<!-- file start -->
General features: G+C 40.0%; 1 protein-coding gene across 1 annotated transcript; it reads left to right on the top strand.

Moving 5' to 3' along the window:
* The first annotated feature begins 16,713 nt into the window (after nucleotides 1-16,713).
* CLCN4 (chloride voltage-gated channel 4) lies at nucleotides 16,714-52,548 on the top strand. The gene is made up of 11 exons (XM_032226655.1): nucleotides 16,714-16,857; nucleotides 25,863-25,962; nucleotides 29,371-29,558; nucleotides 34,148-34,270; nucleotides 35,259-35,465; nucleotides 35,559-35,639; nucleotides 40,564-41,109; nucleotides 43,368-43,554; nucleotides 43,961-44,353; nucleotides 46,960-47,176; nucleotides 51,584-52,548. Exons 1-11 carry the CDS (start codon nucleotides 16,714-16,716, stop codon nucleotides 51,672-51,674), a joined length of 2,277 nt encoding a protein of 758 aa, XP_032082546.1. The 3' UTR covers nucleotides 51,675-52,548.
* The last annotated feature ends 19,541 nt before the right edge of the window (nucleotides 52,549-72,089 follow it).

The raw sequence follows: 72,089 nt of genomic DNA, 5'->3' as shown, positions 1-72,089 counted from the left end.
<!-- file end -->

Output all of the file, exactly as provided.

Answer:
General features: G+C 40.0%; 1 protein-coding gene across 1 annotated transcript; it reads left to right on the top strand.

Moving 5' to 3' along the window:
* The first annotated feature begins 16,713 nt into the window (after nucleotides 1-16,713).
* CLCN4 (chloride voltage-gated channel 4) lies at nucleotides 16,714-52,548 on the top strand. The gene is made up of 11 exons (XM_032226655.1): nucleotides 16,714-16,857; nucleotides 25,863-25,962; nucleotides 29,371-29,558; nucleotides 34,148-34,270; nucleotides 35,259-35,465; nucleotides 35,559-35,639; nucleotides 40,564-41,109; nucleotides 43,368-43,554; nucleotides 43,961-44,353; nucleotides 46,960-47,176; nucleotides 51,584-52,548. Exons 1-11 carry the CDS (start codon nucleotides 16,714-16,716, stop codon nucleotides 51,672-51,674), a joined length of 2,277 nt encoding a protein of 758 aa, XP_032082546.1. The 3' UTR covers nucleotides 51,675-52,548.
* The last annotated feature ends 19,541 nt before the right edge of the window (nucleotides 52,549-72,089 follow it).

The raw sequence follows: 72,089 nt of genomic DNA, 5'->3' as shown, positions 1-72,089 counted from the left end.